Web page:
Front Doors – From a pile of wood to a new pile



Timber delivery for 3 front doors


3 Front Doors

Usually when we order timber it is for 2 – 3 projects, they could be doors, windows, wardrobes, alcove units etc but usually these projects are varied, although we make a lot of Front Doors, it is unusual to make 3 consecutively.  I thought it interesting which is why I took the photo, that the lengths of Oak and Iroko that looked so raw and rustic, would eventually take shape into 3 front doors.

These boards would be cut, dimensioned and shaped to a design desired by the client, adorned with metalwork accoutrements  and then decked out in a new colour, they would then travel many miles to their new homes  and be admired and used my many people over the years.


Callisto Door

The first  front door to be created from this pile of timber was to replace a front door on a relatively new estate. Front doors fitted to new builds are of notoriously poor quality and our client wanted something a little more substantial.

As the house was on an estate the front door could not be too different in style to others on the street. It was made from Iroko, had textured double glazing and the ironmongery was in a polished chrome – this  worked well with the colour, which was Valspar Callisto. In this case the remit was to make a loose copy of the original with small tweaks to allow the door to blend in with its neighbours but to be more individual on closer inspection.


Green Door

The front door that we constructed alongside this was similar in the 4 panel design but it was more classic with its belection moldings. We love belection moldings as they not only frame the panels but each step in the molding adds depth to the door, as light falls upon it it casts numerous shadows that will create many different shades of the chosen door colour.

The glazing here was the etched Canterbury design from Pilkington, which in many cases can be too much, but here we reckon the client made an inspired choice.

We are keen to deliver a front door that our clients are truely happy with, and after painting the door in Primrose Hill by Mylands our client wasn’t entirely convinced by her initial choice, so we put the door aside and awaited a new colour.  After much deliberation and referring to colour charts from Zoffany, Little Greene, Farrow and Ball, Mylands, Fired Earth and Dulux, the colour of choice was Jewel Beetle from Little Greene which worked well with the unlacquered brass work front door furniture.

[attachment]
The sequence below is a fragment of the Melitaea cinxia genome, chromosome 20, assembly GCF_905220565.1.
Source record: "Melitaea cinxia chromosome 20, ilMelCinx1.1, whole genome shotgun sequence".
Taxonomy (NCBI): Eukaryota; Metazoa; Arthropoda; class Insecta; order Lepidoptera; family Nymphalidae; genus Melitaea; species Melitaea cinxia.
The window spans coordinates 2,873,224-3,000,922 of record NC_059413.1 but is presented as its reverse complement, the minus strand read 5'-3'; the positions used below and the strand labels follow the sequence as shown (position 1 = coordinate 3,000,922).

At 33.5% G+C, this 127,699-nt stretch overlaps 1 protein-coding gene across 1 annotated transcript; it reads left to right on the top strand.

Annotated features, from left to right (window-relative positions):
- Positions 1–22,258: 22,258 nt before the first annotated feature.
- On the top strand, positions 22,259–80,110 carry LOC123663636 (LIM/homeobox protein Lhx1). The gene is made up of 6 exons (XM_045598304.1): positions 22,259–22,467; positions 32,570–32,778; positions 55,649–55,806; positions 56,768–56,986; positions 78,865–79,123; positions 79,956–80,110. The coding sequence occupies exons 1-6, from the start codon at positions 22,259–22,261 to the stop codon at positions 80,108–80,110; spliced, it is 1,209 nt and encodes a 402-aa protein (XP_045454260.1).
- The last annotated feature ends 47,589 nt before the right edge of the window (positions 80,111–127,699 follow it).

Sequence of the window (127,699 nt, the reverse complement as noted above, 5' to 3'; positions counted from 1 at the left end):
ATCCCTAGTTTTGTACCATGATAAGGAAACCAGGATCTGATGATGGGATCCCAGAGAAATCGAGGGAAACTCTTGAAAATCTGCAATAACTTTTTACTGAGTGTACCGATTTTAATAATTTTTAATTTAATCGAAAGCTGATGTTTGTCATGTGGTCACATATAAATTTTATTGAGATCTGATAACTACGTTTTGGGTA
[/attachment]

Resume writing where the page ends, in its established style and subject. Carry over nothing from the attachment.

The final flourish with this door was the addition of the antique fox knocker which had sat proudly on the old front door for many years and due to its sentimental value, would now announce visitors on its new front door home.


Oak Door Harpenden

This Oak Front Door was to be the finishing piece to a large house renovation. We had a deadline to meet that would coincide with the builders completing the majority of their work, we often agree to tight deadlines and are proud to say we have never missed one so far.

As we machined the oak we were pleased to see that it had a nice attractive grain pattern and nothing to straight and uniform, sometimes we will change a board if we feel it doesn’t suit the look of a front door or its grain clashes too much, in this case it all worked together nicely.

The side panel was double glazed with Opal Laminate to be obscure but to let light in and the central panel in the door had a simple piece of leadwork to lift the design a little.

It was finished in a natural finish UV OSMO oil to really bring out the warmth and contrast in the oak grain. The knocker, letter plate and cylinder pull were of the From The Anvil range which although rustic were simple and elegant.

I need to re-visit this door now the builders have finished to see it in a fully finished environment.

People often email or ring up and ask if I could send them a catalogue of our front door selection or if they could drop by the workshop and browse our doors. But, we don’t have a range of doors, each door is bespoke to the client, it all starts with a pile of wood and a client with a picture in their head.